“‘Engagement’ meant that when crisis erupted in Cairo this year, as tens of thousands of protesters gathered in Tahrir Square, Secretary Clinton declared, ‘the Egyptian Government is stable.’ Two weeks later, Mubarak was gone. When Secretary Clinton visited Cairo after Mubarak’s fall, democratic activist groups refused to meet with her. And who can blame them? The forces we now need to succeed in Egypt -- the pro-democracy, secular political parties -- these are the very people President Obama cut off, and Secretary Clinton dismissed.”
Obama did cut funding for civil society programs in Egypt by more than 70 percent in his first year in office, as The Fact Checker documented in February. The quote about a perceived lack of support comes from an extensive analysis of the administration’s spending patterns by the Project on Middle East Democracy. Not only did the administration cut funding, but to win favor with Egyptian leader Hosni Mubarak it agreed to provide USAID funding only to organizations approved by the Egyptian government — a reversal of the policy under the Bush administration.
Clinton did declare the “Egyptian government is stable” on Jan. 25 just as the protests began to build critical momentum. Again, her full quote looks even worse in retrospect: “Our assessment is that the Egyptian government is stable and is looking for ways to respond to the legitimate needs and interests of the Egyptian people.” Oops.
Shortly after becoming secretary, in fact, Clinton had airily dismissed a critical State Department human rights report on Egypt and praised Mubarak to the hilt. “I really consider President and Mrs. Mubarak to be friends of my family,” she told Egyptian television. “So I hope to see him often here in Egypt and in the United States.”
But Pawlenty exaggerates when he asserts that “democracy activist groups” refused to meet with Clinton. A youth group put out a statement saying it would not meet with her, but she did hold a round table discussion with about 25 youth movement representatives and then also held another two-hour session with scores of democracy activists, where she got an earful about her earlier comments and support for Mubarak. Pawlenty leaves the impression that no one wanted to meet with her.
“The Obama ‘engagement’ policy in Syria led the Administration to call Bashar al Assad a ‘reformer.’ Even as Assad’s regime was shooting hundreds of protesters dead in the street, President Obama announced his plan to give Assad “an alternative vision of himself.” Does anyone outside a therapist’s office have any idea what that means? This is what passes for moral clarity in the Obama Administration.”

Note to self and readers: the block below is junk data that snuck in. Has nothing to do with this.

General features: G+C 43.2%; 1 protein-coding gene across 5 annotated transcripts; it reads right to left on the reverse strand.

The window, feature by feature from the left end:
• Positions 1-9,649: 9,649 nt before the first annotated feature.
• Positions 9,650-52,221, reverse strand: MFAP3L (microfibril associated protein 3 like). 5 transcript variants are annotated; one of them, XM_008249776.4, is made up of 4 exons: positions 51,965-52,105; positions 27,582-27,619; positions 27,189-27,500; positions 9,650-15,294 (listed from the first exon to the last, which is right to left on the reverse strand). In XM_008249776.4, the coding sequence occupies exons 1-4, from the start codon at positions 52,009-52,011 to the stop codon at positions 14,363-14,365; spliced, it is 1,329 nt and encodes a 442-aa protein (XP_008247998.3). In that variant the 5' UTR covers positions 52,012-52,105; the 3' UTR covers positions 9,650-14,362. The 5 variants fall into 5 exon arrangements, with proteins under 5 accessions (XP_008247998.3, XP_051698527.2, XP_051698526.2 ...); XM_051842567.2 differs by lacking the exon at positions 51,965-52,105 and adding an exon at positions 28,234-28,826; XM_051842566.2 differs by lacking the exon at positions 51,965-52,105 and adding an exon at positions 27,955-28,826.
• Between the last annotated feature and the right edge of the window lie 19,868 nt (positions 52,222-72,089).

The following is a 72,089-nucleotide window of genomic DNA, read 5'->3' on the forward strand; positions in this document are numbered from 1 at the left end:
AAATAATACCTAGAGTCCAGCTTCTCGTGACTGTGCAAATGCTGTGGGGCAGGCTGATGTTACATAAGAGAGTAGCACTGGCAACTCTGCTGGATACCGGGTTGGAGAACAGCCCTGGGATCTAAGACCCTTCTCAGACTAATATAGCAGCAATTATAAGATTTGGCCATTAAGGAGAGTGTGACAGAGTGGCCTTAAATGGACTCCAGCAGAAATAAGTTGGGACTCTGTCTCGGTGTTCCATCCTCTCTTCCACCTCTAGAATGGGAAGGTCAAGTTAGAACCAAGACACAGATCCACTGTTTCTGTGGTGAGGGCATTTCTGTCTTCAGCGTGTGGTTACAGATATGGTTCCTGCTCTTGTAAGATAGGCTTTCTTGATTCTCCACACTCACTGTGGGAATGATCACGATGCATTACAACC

Pawlenty seizes on two other Clinton quotes about Syrian leader Assad to build a critique of the administration’s policy toward Syria: “Many of the members of Congress of both parties who have gone to Syria in recent months have said they believe he’s a reformer.” And “what we have tried to do with him is to give him an alternative vision of himself and Syria’s future.”
Note that in the first instance Clinton did not say that the administration thought he was a reformer; she claimed that lawmakers of “both parties’ came back from Syria saying Assad was a reformer. Still, the phrase was radioactive and she quickly tried to distance herself. We gave her Three Pinnochios at the time for claiming there was bipartisan support for this notion.
But Pawlenty delves in silliness by claiming that an offhand phrase by Clinton — “alternative vision” — constituted an announcement of a “plan” by Obama. Democracy activists’ main critique of Obama has been that he has been too silent on the uprising in Syria and has not explained his objectives there.
The Pinocchio Test
There are few numbers in foreign policy, making it a bit more difficult to fact check than statements on domestic policy. The effectiveness of a president’s foreign policy is often a matter of opinion, and one would expect Pawlenty to be critical.
In this section attacking Clinton — and by extension Obama — Pawlenty gets some things right, such as the cuts in democracy funding, but exaggerates or takes out of context other quotes by the secretary of State. For that, he earns a Pinocchio.
The bigger lesson here may be for Clinton, as Pawlenty’s speech shows how sometimes undisciplined language by a diplomat can be used as ammunition by your boss’s opponents.